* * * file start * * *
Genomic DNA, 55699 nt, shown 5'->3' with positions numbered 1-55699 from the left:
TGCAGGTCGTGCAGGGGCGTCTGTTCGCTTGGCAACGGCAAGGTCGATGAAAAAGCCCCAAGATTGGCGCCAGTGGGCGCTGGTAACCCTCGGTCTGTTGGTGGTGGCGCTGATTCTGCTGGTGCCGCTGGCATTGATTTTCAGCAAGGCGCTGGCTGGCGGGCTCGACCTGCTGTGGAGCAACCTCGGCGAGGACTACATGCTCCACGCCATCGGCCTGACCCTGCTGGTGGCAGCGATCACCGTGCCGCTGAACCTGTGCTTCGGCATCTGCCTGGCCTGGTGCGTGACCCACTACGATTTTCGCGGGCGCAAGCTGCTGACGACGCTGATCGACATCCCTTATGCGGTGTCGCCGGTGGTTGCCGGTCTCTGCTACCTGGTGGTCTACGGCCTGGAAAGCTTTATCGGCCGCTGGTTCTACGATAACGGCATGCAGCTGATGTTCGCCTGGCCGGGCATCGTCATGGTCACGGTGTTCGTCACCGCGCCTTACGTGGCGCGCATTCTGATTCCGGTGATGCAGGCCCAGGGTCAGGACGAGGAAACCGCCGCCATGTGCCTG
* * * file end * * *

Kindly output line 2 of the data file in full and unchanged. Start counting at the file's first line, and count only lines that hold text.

TGCAGGTCGTGCAGGGGCGTCTGTTCGCTTGGCAACGGCAAGGTCGATGAAAAAGCCCCAAGATTGGCGCCAGTGGGCGCTGGTAACCCTCGGTCTGTTGGTGGTGGCGCTGATTCTGCTGGTGCCGCTGGCATTGATTTTCAGCAAGGCGCTGGCTGGCGGGCTCGACCTGCTGTGGAGCAACCTCGGCGAGGACTACATGCTCCACGCCATCGGCCTGACCCTGCTGGTGGCAGCGATCACCGTGCCGCTGAACCTGTGCTTCGGCATCTGCCTGGCCTGGTGCGTGACCCACTACGATTTTCGCGGGCGCAAGCTGCTGACGACGCTGATCGACATCCCTTATGCGGTGTCGCCGGTGGTTGCCGGTCTCTGCTACCTGGTGGTCTACGGCCTGGAAAGCTTTATCGGCCGCTGGTTCTACGATAACGGCATGCAGCTGATGTTCGCCTGGCCGGGCATCGTCATGGTCACGGTGTTCGTCACCGCGCCTTACGTGGCGCGCATTCTGATTCCGGTGATGCAGGCCCAGGGTCAGGACGAGGAAACCGCCGCCATGTGCCTG